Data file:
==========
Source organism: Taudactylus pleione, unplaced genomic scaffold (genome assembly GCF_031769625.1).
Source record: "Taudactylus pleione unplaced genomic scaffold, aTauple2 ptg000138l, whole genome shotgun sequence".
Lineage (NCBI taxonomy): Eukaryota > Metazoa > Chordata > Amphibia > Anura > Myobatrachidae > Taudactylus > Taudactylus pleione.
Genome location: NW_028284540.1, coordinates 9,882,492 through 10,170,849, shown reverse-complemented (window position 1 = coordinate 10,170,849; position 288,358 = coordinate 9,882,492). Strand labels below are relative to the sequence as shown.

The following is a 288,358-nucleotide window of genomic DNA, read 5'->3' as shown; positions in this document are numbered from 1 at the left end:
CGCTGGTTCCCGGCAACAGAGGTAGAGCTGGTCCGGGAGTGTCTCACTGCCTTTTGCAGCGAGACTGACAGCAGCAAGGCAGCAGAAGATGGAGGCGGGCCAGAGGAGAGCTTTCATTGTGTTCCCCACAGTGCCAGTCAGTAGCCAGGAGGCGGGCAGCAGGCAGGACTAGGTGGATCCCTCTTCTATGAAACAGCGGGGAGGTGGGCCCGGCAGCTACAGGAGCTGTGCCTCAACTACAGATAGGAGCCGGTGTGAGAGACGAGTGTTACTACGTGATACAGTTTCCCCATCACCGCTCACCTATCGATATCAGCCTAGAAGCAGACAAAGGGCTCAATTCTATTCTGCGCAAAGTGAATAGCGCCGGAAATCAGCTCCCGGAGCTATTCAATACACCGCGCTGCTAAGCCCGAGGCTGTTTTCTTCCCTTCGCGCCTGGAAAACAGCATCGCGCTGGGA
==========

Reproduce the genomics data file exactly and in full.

Source organism: Taudactylus pleione, unplaced genomic scaffold (genome assembly GCF_031769625.1).
Source record: "Taudactylus pleione unplaced genomic scaffold, aTauple2 ptg000138l, whole genome shotgun sequence".
Lineage (NCBI taxonomy): Eukaryota > Metazoa > Chordata > Amphibia > Anura > Myobatrachidae > Taudactylus > Taudactylus pleione.
Genome location: NW_028284540.1, coordinates 9,882,492 through 10,170,849, shown reverse-complemented (window position 1 = coordinate 10,170,849; position 288,358 = coordinate 9,882,492). Strand labels below are relative to the sequence as shown.

The following is a 288,358-nucleotide window of genomic DNA, read 5'->3' as shown; positions in this document are numbered from 1 at the left end:
CGCTGGTTCCCGGCAACAGAGGTAGAGCTGGTCCGGGAGTGTCTCACTGCCTTTTGCAGCGAGACTGACAGCAGCAAGGCAGCAGAAGATGGAGGCGGGCCAGAGGAGAGCTTTCATTGTGTTCCCCACAGTGCCAGTCAGTAGCCAGGAGGCGGGCAGCAGGCAGGACTAGGTGGATCCCTCTTCTATGAAACAGCGGGGAGGTGGGCCCGGCAGCTACAGGAGCTGTGCCTCAACTACAGATAGGAGCCGGTGTGAGAGACGAGTGTTACTACGTGATACAGTTTCCCCATCACCGCTCACCTATCGATATCAGCCTAGAAGCAGACAAAGGGCTCAATTCTATTCTGCGCAAAGTGAATAGCGCCGGAAATCAGCTCCCGGAGCTATTCAATACACCGCGCTGCTAAGCCCGAGGCTGTTTTCTTCCCTTCGCGCCTGGAAAACAGCATCGCGCTGGGA